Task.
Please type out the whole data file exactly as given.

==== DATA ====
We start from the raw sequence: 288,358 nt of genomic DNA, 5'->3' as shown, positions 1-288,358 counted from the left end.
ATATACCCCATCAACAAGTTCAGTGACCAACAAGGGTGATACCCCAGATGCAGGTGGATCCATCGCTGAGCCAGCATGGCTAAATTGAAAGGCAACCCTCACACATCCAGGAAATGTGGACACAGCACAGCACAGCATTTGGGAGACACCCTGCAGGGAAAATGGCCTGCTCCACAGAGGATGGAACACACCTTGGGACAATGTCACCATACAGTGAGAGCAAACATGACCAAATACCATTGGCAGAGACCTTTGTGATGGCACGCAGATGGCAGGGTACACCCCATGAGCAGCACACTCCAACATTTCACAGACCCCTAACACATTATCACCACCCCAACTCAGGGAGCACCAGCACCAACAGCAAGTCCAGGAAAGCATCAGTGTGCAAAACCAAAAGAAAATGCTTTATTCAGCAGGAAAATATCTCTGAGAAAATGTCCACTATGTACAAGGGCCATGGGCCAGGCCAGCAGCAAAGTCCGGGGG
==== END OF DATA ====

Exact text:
We start from the raw sequence: 288,358 nt of genomic DNA, 5'->3' as shown, positions 1-288,358 counted from the left end.
ATATACCCCATCAACAAGTTCAGTGACCAACAAGGGTGATACCCCAGATGCAGGTGGATCCATCGCTGAGCCAGCATGGCTAAATTGAAAGGCAACCCTCACACATCCAGGAAATGTGGACACAGCACAGCACAGCATTTGGGAGACACCCTGCAGGGAAAATGGCCTGCTCCACAGAGGATGGAACACACCTTGGGACAATGTCACCATACAGTGAGAGCAAACATGACCAAATACCATTGGCAGAGACCTTTGTGATGGCACGCAGATGGCAGGGTACACCCCATGAGCAGCACACTCCAACATTTCACAGACCCCTAACACATTATCACCACCCCAACTCAGGGAGCACCAGCACCAACAGCAAGTCCAGGAAAGCATCAGTGTGCAAAACCAAAAGAAAATGCTTTATTCAGCAGGAAAATATCTCTGAGAAAATGTCCACTATGTACAAGGGCCATGGGCCAGGCCAGCAGCAAAGTCCGGGGG